COVID-19 and a new norm for lower league football

It’s Saturday, September 26 at Horsfall Stadium in south Bradford and Bradford (Park Avenue) v Farsley Celtic makes a pleasant distraction for local fans.

The preseason friendly is the clubs’ second meeting in four days after Farsley’s win at Throstle Nest (aka The Citadel) and the second match on the a 3G surface first tested against Yorkshire Amateurs 11 days before.

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Highlights of last season’s final game v Curzon Ashton on March 14 are a semi-permanent feature of the Avenue website. We left that afternoon anxious about the virus and wondering when we’d next see a game. Well, today’s the day.

I get a call from the club on Friday morning asking if I’d like to be one of the 30 admitted on the day. Being personally invited to a game is a first, and a pleasant one. With COVID in mind, only officials are allowed outside during play and in the windowless clubhouse, the screen is our link to a game where just the shouts of the players soundtrack the afternoon. Avenue’s squad includes Jordan (son of Dean) Windass, and with the clubs just seven miles apart, several of today’s players have appeared for both clubs

Pre-kick off, Brighton v Manchester United is on the big screen before the Amex gives way to Adams Park and Wycombe – Swansea. We’re allowed to be unmasked at our tables, but not if standing up. The rules are illogical but enforced. Richard, the ever-enthusiastic Avenue PA man, belts out the line ups to an empty ground, while, the screensaver treats us to Venice, Corfe Castle and Sydney at sunset.

A few minutes later, we’re back in Bradford, and it’s 0-0. Avenue, in garish red, amber and black, struggle to gain a foothold, as the in-house commentary is drowned out by the general hubbub. For their part, Farsley – their regular royal blue swapped for light blue hoops – resemble the Argentine Pumas. Our camera shot is restricted by an open window in the press box which flaps in the strong breeze. The ghost of Larry Grayson barks an instruction, but nobody hears.

People revert to pub mode. A stray flag prompts ‘Give over liner’ from the front row.  We could be watching Match of the Day, sort of. On 42 mins, Avenue go close. ‘That was goal bound there’ says commentator Mick Gledhill, as the window swings open again. With the season imminent, things are competitive, but an even first half finishes goalless.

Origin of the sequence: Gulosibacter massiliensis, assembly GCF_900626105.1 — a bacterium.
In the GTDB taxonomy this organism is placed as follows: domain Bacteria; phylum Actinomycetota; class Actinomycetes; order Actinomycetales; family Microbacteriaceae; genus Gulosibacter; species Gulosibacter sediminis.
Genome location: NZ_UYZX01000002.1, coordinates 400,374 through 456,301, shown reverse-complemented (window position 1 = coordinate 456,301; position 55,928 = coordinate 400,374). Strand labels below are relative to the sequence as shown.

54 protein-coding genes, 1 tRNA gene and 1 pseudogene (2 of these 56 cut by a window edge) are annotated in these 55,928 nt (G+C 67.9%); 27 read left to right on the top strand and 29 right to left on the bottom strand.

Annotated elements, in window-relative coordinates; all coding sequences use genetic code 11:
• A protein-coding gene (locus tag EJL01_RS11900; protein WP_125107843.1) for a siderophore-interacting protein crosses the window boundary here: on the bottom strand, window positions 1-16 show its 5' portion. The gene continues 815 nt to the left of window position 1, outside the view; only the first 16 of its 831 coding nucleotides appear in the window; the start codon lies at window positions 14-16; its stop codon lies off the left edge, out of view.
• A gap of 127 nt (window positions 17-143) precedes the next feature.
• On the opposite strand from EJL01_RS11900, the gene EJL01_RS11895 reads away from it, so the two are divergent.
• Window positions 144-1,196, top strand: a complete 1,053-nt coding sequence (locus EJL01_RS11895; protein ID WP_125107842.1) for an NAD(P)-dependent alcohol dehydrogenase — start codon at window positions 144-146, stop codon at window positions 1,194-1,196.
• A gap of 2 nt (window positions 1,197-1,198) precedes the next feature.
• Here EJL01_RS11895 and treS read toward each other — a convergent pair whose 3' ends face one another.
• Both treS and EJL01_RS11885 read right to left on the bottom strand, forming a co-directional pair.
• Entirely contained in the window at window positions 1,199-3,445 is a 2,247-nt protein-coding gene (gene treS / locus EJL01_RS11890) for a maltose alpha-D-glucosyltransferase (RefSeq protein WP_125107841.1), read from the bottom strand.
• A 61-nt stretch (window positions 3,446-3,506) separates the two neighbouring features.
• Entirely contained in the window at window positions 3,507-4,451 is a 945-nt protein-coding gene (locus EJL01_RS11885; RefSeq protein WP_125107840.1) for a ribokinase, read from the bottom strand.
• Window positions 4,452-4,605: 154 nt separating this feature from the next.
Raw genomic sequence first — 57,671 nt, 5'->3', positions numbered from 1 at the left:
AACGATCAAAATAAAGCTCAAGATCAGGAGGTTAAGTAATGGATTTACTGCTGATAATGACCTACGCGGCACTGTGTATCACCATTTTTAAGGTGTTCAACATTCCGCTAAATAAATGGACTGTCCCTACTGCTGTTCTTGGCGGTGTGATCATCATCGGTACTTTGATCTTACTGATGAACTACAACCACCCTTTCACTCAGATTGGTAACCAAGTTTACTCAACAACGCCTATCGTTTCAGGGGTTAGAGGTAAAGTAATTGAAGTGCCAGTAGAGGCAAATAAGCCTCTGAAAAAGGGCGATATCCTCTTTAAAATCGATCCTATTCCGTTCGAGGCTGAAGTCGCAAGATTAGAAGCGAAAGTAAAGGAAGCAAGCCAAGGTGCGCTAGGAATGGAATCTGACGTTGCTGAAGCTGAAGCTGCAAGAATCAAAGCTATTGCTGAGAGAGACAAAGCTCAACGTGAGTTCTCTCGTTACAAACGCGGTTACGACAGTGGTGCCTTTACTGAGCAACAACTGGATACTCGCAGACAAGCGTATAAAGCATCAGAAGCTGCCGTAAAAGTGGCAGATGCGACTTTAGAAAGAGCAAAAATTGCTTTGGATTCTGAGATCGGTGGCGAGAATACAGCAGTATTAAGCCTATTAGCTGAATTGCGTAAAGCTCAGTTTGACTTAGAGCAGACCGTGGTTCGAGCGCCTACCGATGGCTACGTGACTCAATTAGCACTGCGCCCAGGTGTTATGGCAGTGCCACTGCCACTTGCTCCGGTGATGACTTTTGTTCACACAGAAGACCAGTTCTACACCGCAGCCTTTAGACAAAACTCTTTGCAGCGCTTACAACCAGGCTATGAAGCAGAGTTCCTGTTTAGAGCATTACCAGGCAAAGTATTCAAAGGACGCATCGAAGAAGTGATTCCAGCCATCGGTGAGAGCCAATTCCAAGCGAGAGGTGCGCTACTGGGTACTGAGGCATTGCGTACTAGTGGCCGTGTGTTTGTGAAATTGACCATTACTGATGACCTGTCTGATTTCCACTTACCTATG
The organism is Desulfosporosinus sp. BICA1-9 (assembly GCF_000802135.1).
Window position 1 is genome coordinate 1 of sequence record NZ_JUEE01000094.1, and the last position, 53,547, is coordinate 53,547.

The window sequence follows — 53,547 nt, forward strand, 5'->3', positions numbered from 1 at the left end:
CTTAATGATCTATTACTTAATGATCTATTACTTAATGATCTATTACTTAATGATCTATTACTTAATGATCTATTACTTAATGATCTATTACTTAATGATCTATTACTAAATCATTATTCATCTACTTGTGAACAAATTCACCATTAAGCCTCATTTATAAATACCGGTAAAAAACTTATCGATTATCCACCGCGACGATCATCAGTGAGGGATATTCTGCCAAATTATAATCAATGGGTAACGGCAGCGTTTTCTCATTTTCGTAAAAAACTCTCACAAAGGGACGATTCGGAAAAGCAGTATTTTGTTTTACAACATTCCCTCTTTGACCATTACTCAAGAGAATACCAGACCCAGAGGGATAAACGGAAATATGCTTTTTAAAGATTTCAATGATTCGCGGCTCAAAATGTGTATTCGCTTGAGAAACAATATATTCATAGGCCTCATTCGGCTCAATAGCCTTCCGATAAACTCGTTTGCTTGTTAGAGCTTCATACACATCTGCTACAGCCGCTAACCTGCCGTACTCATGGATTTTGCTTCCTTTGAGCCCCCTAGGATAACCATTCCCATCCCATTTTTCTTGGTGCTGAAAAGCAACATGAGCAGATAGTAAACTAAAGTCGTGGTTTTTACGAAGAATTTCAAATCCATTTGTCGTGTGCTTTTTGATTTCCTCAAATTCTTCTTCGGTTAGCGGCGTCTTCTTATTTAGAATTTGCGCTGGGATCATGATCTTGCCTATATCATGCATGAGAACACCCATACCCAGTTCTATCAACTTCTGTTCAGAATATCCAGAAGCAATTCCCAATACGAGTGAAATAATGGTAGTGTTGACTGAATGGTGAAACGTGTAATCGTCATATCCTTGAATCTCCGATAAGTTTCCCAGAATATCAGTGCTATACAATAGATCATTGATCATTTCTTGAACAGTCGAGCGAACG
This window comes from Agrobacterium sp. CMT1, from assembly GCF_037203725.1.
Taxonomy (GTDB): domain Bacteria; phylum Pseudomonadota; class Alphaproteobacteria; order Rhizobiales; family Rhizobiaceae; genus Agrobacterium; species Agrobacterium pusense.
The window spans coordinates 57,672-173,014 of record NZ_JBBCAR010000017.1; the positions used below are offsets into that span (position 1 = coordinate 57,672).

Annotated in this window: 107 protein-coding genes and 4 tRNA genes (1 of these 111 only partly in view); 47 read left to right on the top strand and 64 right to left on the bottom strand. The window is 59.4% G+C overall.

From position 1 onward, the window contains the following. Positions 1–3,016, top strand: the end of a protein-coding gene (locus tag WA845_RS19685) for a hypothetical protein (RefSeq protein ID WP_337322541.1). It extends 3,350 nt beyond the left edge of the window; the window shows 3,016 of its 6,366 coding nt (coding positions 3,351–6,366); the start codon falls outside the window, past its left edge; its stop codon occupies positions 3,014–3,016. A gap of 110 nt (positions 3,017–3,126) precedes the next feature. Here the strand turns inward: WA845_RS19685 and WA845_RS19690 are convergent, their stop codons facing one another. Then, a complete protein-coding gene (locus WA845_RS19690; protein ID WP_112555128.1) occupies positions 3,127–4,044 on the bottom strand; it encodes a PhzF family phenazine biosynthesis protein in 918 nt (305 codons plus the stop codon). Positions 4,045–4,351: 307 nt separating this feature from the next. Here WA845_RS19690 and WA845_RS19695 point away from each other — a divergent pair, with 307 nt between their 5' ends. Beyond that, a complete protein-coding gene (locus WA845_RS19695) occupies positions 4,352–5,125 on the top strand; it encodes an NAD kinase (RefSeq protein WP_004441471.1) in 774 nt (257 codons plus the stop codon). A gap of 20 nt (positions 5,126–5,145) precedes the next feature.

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At half time, attention switches to the Hawthorns for Albion-Chelsea, as ‘Back Home’ blares out to the houses in Cemetery Road. No sooner has Mason Mount got a goal back than we’re back at Horsfall for the second half.

On 49 mins Avenue go ahead; Brad Dockerty finding the net from 20 yards. ‘An encouraging display’, says our commentator. Sixty-two minutes in and we can relax – a bit – as Lewis Knight doubles the lead to shouts of ‘one team in Bradford’ Soon it’s all over as right back Mark Ross gets the third.

Avenue’s showing is timely, given next week’s testing visit of Spennymoor in the Cup. The clubhouse is buzzing. Not like a regular Saturday perhaps, but this initiative has filled an empty weekend for fans and put money over the bar. Given current restrictions, the idea might catch on, with long midweek trips the prime candidates for TV coverage.

As the game winds down, fans discuss the Byzantine complexities of the National League voting system, with clubs at odds over continuing the season without fans. Players contracts kick in with the FA Cup – hence clubs’ desperation for the return of supporters. BT Sport gives an update;

The National League is aiming to receive news of Government support in advance of the season commencing next weekend.

Meanwhile, the National League website, never knowingly under-hyped tells us that games “will get back underway to a rip-roaring start on October 3.” With the Government stepping in, that now looks likely.

Three-nil is a good result. ‘Good luck against Radcliffe’ says a well-wisher to the Farsley contingent ahead of their Cup tie. ‘We’re going to need it’, is the response. At four o’clock, the players come in and the volume doubles. It could almost be a normal matchday. Almost.

The Author

Paul Caulfield

Freelance football writer with 25 years experience of preview and feature writing for listings magazines City Limits and Time Out, as well as 90 Minutes, Backpass and several non-League publications. I have focussed mainly on the non-League game in my magazine work, with online articles covering professional and international football. I also have experience as a club official with Clapton FC (of the Essex League), and learned the realities of running a club at that level.

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